70. Melissa,

    Nice responses, I of course expected as much of you.

    About whether it’s easier as academics — well, for two tenured or tenure-track academics, maybe. But I know a lot of academic couples, and based on discussions with them, it’s often extremely hard to make it work for both careers. When he gets an offer from a school in Oregon and she gets an offer from a school in New Jersey, they tend to have to make tough choices. Because of that, you’ll see academic couples often try to stay in the Eastern corridor or in California, to facilitate the kind of “I’m at NYU, she’s at Columbia” kind of arrangements. Still, it’s a tough row to hoe.

  71. Krisine:

    Your absolutely correct, but I’m not sure that’s really responding to Julie’s point. As I understand it, she’s trying to say that the starting point for both parents should be providing care for and spending time with the children. Then anything beyond that that involves either fun work or work that’s just to make a living should be extended carefully so that there is a feasible balance (or imabalance as the choice may be) for the parents.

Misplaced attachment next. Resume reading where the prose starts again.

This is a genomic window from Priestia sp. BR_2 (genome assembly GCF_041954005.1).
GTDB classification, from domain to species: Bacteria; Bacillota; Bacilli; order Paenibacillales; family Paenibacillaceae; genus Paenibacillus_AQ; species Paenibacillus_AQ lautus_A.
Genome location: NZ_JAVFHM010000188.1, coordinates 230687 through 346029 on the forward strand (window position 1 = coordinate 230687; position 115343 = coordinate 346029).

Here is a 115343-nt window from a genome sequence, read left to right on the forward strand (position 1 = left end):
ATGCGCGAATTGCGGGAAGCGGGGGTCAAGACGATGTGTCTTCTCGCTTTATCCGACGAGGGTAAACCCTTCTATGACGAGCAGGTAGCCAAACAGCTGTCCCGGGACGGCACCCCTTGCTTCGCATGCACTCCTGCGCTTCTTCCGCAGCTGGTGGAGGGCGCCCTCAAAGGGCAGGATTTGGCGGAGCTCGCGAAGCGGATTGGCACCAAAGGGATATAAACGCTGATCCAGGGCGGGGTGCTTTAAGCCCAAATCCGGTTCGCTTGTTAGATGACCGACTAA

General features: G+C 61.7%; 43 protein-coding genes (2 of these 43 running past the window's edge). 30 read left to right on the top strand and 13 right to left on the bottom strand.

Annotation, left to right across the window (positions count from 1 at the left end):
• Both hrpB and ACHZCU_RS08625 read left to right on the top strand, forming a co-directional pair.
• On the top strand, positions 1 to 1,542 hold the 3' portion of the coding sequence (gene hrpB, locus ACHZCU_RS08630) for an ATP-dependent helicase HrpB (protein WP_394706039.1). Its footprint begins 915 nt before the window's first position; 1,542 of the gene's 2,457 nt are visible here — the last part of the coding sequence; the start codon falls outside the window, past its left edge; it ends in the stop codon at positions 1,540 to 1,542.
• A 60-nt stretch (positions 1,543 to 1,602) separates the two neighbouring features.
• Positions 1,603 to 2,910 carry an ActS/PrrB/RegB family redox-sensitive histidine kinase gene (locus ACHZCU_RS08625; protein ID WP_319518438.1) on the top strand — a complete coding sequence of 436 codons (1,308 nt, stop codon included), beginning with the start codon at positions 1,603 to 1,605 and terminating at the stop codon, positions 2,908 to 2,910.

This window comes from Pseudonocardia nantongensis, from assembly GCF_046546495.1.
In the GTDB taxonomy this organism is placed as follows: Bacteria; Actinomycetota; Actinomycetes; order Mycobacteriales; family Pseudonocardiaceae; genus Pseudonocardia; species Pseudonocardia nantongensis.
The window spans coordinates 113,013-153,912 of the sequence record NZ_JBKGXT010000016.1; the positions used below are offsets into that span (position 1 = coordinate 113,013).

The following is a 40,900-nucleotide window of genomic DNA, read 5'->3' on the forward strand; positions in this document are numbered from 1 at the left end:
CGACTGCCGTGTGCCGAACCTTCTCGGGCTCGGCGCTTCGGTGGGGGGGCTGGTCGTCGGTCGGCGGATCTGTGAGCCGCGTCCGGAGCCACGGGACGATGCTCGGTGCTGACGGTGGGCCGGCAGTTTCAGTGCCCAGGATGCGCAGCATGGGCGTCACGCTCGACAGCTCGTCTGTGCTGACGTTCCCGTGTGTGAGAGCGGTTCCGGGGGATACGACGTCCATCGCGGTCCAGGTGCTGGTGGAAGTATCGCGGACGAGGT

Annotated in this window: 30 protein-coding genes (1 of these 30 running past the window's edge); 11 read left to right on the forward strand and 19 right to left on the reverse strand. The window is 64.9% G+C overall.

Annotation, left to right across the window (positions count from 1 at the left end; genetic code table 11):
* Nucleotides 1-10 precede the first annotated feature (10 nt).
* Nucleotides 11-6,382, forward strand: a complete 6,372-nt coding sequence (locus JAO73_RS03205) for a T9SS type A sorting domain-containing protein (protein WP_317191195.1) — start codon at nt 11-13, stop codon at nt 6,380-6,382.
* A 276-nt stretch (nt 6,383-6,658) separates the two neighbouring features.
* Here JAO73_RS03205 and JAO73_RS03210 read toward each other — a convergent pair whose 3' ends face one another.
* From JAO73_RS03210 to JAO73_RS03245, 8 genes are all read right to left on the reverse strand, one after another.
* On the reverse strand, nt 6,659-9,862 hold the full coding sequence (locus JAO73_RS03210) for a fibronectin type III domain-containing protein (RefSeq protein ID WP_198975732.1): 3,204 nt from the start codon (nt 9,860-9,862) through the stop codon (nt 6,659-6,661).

To cast the discussion as being mainly about missing out on career opportunities (whether they are lucrative or not) is to misplace priorities and risk being caught up in the meritocracy game.

  72. Kaimi,

    Granted. It is a tough row to hoe.

    There are other options that would work well too. I could marry a sexy, scruffy-faced novelist who writes from home . . . or a buff personal trainer who only works in the early morning and late evening hours at the gym . . . or a gourmet chef of a five star restaurant who only works on weekends . . . .alright, alright, I admit it, all of these options are pretty unlikely. Much more unlikely than marrying an another academic.

    Still, I could actually stay single!! The truth is that I actually like being single. If I really wanted to be married I could be, but I’m not because I’m pretty happy with my life the way things are.

    It’s not entirely out of the question I suppose that I could get married, have a child and become so besotted with my own infant that I’d never want to leave the nursery. Doubtful, but nothing’s impossible.

  73. Kristine–